On June 29, 2023, the Supreme Court of the United States (SCOTUS) issued a unanimous opinion, authored by Justice Alito, in Groff v. DeJoy, Postmaster General, 600 U.S. ___ (2023), in which it “clarified” decades-old precedent regarding an employer’s obligation to accommodate the religious beliefs of its employees. The unanimous Court held that, under Title VII, an employer is required to accommodate an employee’s religious beliefs unless doing so would result in substantial increased costs in relation to the conduct of its particular business.… Continue Reading
The United States Equal Employment Opportunity Commission (EEOC) and three other federal agencies issued a joint statement vowing to use existing laws to protect employees and the general public from discrimination and bias arising from the use of artificial intelligence (AI). The agencies joining the EEOC in the April 25, 2023, statement include the Consumer Financial Protection Bureau (CFPB), the Department of Justice’s Civil Rights Division (Division), and the Federal Trade Commission (FTC). … Continue Reading
On December 29, 2022, as part of the Fiscal Year 2023 Omnibus Spending Bill, President Biden signed into law two pieces of legislation that will benefit pregnancy and nursing mothers – the Pregnant Workers Fairness Act (PWFA) and the Providing Urgent Maternal Protections for Nursing Mothers Act (PUMP for Nursing Mothers Act). … Continue Reading
The U.S. Equal Employment Opportunity Commission (EEOC) has published a new “Know Your Rights” workplace poster, which replaces the “EEO is the Law” poster and informs employees of their rights to be free from unlawful workplace harassment and discrimination under federal law.
Like the old poster, the new poster summarizes federal law prohibiting job discrimination based on based on race, color, sex (including pregnancy and related conditions, sexual orientation, or gender identity), national origin, religion, age (40 and older), equal pay, disability or genetic information (including family medical history or genetic tests or services), and retaliation for filing a charge, reasonably opposing discrimination, or participating in a discrimination lawsuit, investigation, or proceeding.… Continue Reading
On March 14, 2022, the U.S. Equal Employment Opportunity Commission (EEOC) released several pieces of guidance aimed at addressing discrimination against caregivers, including:
- A technical assistance document entitled “The COVID-19 Pandemic and Caregiver Discrimination Under Federal Employment Discrimination Law”;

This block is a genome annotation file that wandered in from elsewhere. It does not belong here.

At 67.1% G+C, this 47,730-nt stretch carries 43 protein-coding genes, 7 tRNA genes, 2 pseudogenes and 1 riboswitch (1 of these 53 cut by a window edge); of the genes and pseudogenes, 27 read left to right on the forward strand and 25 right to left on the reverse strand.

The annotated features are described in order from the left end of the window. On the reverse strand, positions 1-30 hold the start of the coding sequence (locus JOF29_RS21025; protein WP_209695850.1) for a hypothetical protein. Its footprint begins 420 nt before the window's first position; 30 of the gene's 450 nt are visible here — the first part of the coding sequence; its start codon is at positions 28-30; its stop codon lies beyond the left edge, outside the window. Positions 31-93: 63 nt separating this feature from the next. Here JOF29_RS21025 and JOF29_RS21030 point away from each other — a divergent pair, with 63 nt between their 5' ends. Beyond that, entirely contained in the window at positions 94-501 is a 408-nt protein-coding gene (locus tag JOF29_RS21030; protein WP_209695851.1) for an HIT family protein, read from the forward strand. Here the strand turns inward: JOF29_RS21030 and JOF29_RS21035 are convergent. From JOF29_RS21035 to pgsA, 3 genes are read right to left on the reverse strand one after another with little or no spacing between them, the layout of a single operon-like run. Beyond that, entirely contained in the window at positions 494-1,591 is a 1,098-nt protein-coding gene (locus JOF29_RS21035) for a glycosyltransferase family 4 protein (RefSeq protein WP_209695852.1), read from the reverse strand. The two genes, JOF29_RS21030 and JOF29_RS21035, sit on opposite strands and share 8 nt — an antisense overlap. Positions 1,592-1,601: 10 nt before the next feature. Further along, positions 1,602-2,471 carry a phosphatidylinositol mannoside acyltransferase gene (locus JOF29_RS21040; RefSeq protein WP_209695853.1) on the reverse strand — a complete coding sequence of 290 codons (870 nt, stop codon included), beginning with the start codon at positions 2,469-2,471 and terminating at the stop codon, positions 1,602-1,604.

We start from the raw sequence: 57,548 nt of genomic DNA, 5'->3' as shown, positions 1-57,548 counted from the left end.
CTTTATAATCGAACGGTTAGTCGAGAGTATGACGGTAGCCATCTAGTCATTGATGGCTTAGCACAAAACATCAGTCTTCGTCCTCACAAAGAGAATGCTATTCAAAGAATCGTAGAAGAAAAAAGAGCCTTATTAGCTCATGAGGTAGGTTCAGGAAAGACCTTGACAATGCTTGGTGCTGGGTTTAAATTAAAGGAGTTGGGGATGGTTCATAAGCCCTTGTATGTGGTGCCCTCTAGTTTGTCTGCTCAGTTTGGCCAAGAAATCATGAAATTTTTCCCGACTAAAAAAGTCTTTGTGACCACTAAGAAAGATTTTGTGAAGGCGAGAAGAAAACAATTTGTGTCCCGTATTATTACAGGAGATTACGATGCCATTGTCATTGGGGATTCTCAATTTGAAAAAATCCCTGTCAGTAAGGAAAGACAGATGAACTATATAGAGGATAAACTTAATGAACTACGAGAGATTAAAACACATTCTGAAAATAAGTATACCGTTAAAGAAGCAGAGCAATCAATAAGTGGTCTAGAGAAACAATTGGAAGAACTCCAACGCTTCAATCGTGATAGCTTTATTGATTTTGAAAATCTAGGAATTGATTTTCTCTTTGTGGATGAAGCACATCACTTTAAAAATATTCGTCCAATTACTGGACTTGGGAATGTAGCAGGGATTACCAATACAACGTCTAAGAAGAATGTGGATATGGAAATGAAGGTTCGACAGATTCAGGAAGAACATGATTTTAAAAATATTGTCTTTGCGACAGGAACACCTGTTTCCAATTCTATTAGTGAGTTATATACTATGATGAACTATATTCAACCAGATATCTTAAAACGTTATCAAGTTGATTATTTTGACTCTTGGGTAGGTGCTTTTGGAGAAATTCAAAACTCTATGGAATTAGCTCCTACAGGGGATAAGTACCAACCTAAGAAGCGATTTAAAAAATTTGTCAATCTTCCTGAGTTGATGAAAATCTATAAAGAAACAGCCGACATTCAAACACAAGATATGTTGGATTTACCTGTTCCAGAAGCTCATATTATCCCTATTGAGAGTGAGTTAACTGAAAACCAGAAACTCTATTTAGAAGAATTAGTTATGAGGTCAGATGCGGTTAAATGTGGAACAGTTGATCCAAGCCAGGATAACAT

- Updated COVID-19 guidance, entitled “What You Should Know,” which explains what may constitute discrimination against employees and job seekers with family caregiving responsibilities; and
- A short video explaining caregiver discrimination in both English and Spanish.
On December 14, 2021, the EEOC updated its COVID-19 Technical Assistance manual Technical Assistance manual to address when employees who contract COVID-19 are covered under the Americans with Disabilities Act (“ADA”). The ADA generally prohibits discrimination against (1) a person with disability; (2) a person who has a record of impairment; or (3) an employee who is regarded by the covered entity as an individual with a disability.… Continue Reading
On November 17, 2021, the EEOC, as it has done throughout the pandemic, updated its COVID-19 Technical Assistance manual. The additional questions and answers clarify that applicants and current and former employees are protected from relation for exercising EEO rights in connection with COVID-19. The guidance identifies particular examples of protected activity, which employees may engage in without fear of retaliation, including:
- Filing a charge, complaint, or lawsuit, regardless whether the underlying discrimination allegation is successful or timely.
On Monday, as it has done periodically throughout the pandemic, the Equal Employment Opportunity Commission (“EEOC”) updated its now-lengthy technical assistance related to COVID-19. This new guidance comes as U.S. employers increasingly have abandoned encouraging or incentivizing vaccinations for their workforces in favor of vaccine mandates, in an effort to get their employees back to work on site (for those who have been working remotely) and in a determined effort to curb the spread of the disease among those who have been working throughout the pandemic or who are just returning to the workplace.… Continue Reading
On September 7, 2021, the U.S. Equal Employment Opportunity Commission (“EEOC”) filed a lawsuit claiming an employer discriminated against disabled employees by failing to provide workplace accommodations related to COVID-19. Specifically, the EEOC has accused ISS Facility Services Inc. a Denmark-based facilities management company, of unlawfully denying its employee’s reasonable request for an accommodation for her disability under the Americans with Disabilities Act (“ADA”), and then firing her for making the request.… Continue Reading
On June 24, 2021, the U.S. House of Representatives voted to overturn a formal rule that imposed heightened information sharing requirements on the Equal Employment Opportunity Commission (“EEOC”) during the EEOC’s conciliation process. The Senate has already voted to repeal the rule. The bill will now be sent to President Biden, who is expected to sign it into law.… Continue Reading